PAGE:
Re: RARA-AVIS: Re: Hardboiled Westerns-Best Sheriff (was "cowboy vs private eye")

From: J.C. Hocking (
Date: 13 Jul 2009

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    This author is new to me.  And his stuff sounds great. Thanks, Kevin.

    --- On Sun, 7/12/09, Kevin Burton Smith <> wrote:

    From: Kevin Burton Smith <> Subject: RARA-AVIS: Re: Hardboiled Westerns-Best Sheriff (was "cowboy vs private eye") To: Date: Sunday, July 12, 2009, 12:01 PM

    On Jul 12, 2009, at 2:28 AM, rara-avis-l@ yahoogroups. com wrote:

    > I'd like to add another question to Shannon's if I could.
    > I'm reading more westerns these days than I ever have before, and
    > while the best are great stuff, I find that all too often much of
    > what I read just doesn't stick with me.
    > What I'm looking for in a western are the virtues of classic
    > hardboiled fiction-- swift pacing, abrupt plot twists, sharp
    > dialogue, convincing action, and lean, clear prose.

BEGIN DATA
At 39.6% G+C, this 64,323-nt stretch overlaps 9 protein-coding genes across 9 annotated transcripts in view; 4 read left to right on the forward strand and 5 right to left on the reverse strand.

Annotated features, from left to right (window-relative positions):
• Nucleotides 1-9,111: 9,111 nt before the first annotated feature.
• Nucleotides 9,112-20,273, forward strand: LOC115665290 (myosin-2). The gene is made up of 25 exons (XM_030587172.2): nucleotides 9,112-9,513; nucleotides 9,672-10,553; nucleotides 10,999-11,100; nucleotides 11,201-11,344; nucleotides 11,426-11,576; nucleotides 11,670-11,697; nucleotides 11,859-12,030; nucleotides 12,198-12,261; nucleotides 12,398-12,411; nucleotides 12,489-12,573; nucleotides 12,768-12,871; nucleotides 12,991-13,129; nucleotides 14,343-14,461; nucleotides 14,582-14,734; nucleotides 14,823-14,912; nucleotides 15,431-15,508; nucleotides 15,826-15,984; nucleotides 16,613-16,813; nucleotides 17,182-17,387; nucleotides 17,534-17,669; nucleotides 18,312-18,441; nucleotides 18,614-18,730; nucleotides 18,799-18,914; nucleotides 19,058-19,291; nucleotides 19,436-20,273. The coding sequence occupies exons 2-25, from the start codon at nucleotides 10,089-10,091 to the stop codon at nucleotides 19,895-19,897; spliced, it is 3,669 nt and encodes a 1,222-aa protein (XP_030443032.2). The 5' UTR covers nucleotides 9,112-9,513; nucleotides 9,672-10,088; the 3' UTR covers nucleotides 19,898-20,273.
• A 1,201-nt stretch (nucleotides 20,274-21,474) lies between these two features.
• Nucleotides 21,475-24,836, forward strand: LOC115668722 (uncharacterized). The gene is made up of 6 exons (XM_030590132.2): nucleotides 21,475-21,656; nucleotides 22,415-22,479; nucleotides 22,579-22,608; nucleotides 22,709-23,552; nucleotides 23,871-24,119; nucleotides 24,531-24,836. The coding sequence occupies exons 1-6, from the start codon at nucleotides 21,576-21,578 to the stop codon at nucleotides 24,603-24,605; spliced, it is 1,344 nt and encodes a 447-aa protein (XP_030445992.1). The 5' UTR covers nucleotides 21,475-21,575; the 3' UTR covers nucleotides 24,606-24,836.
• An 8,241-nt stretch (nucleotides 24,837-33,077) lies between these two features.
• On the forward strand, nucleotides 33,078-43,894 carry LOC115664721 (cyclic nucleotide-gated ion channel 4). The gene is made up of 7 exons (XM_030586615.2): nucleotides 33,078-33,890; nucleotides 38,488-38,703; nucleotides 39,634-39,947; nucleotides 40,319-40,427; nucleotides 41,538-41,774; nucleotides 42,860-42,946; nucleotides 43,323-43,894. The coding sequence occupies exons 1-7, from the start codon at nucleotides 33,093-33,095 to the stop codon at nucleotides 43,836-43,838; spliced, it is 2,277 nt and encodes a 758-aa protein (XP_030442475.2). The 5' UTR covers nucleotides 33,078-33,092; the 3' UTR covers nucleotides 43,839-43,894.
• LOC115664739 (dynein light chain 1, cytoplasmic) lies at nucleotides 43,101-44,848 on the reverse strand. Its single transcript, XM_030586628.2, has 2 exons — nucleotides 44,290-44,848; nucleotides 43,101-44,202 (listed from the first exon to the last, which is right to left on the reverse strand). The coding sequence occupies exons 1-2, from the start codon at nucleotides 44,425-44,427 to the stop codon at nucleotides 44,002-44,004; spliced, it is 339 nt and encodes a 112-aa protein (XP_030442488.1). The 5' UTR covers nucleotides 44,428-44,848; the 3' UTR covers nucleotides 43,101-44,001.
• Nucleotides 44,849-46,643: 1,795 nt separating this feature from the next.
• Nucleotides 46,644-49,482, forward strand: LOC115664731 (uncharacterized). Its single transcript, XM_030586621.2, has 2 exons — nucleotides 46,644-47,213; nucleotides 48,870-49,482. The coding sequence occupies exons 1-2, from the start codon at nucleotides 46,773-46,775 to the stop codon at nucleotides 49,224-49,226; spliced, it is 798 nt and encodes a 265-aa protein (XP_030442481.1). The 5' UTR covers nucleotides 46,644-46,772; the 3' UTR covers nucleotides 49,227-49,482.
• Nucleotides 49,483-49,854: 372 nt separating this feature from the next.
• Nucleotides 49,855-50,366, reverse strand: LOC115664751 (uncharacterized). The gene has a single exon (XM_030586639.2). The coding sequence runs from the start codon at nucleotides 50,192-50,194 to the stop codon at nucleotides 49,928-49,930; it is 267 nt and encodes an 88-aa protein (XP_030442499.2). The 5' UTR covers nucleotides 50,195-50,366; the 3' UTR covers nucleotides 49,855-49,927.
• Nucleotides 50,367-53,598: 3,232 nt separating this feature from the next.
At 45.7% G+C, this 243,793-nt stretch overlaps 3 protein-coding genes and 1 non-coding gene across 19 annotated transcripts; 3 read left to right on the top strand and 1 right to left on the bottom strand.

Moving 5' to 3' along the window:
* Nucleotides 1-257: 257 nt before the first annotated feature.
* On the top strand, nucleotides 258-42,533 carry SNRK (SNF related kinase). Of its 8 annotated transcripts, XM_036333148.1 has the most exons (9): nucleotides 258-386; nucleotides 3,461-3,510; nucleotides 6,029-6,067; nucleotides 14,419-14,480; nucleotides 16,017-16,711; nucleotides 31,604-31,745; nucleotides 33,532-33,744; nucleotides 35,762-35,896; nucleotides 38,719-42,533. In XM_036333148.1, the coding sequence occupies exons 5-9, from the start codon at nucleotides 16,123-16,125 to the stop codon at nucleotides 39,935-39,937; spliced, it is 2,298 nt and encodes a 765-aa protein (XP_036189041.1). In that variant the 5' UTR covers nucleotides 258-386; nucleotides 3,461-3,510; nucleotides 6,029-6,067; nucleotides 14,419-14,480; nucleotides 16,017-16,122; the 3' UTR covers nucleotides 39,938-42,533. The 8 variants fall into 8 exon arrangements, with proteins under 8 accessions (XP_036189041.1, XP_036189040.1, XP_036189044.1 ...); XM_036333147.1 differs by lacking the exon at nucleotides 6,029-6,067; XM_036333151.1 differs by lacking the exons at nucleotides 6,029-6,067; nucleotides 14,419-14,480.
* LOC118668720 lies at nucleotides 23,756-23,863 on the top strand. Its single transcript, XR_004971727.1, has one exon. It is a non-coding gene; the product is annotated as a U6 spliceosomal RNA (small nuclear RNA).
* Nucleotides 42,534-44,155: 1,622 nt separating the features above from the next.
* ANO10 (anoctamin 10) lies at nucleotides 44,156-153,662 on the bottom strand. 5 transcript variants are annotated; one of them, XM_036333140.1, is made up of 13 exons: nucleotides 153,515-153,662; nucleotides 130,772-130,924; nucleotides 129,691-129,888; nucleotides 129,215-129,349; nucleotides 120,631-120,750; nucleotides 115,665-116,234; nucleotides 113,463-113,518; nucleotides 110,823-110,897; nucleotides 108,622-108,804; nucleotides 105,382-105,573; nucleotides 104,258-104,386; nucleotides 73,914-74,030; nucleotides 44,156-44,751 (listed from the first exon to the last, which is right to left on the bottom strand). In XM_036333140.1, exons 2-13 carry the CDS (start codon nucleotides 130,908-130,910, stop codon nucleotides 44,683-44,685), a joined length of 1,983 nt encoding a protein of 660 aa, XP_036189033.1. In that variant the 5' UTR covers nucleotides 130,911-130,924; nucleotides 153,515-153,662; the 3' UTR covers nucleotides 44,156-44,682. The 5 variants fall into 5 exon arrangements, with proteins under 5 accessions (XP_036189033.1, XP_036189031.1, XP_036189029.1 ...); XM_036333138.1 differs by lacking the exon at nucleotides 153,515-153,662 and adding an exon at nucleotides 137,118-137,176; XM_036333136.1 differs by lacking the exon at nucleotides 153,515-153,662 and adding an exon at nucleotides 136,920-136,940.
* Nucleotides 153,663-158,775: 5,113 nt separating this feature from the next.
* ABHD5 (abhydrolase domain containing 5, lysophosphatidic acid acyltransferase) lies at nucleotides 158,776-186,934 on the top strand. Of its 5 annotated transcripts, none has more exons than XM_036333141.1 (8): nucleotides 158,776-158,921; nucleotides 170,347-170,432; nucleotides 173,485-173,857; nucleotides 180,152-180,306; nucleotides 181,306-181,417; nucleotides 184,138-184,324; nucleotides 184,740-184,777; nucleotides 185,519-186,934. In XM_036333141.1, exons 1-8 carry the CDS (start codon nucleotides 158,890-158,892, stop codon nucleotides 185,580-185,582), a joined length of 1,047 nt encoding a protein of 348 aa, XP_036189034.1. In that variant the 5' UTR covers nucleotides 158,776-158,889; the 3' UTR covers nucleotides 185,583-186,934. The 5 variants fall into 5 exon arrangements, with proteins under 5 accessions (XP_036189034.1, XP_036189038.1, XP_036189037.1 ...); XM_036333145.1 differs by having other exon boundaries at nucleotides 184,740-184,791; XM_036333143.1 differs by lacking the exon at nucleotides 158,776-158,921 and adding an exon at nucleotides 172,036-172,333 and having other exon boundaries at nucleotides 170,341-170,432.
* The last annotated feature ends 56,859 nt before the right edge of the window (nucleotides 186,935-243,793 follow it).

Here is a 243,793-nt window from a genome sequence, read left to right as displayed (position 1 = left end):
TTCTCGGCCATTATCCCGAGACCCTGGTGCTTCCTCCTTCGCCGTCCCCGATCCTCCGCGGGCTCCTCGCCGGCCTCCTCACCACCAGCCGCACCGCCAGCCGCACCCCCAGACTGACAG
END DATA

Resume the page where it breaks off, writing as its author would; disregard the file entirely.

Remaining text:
> Noir elements are fine, but I'm actually more hungry for westerns
    > that can bring the hardboiled style convincingly. Maybe my
    > standards are too high or maybe I'm just looking in the wrong places.
    > Any suggestions?

    The books featuring U.S. Marshall and later gun-for-hire Oscar Schiller by Douglas C. Jones. They're pretty hard-boiled and seedy enough to wash that Gene Autry cowboy taste away. I've got an entry on at http://www.thrillin gdetective. com/schiller. html but in brief, at the time I wrote it I likened one of the books to "a cross between Larry McMurty's Lonesome Dove and James Crumley's later novels."

    I mean, you gotta love a guy whose measured, considered idea of guarding a suspect is: "If he farts, kill him."

    Kevin Burton Smith Editor/Founder The Thrilling Detective Web Site
    "Wasting your time on the web since 1998."

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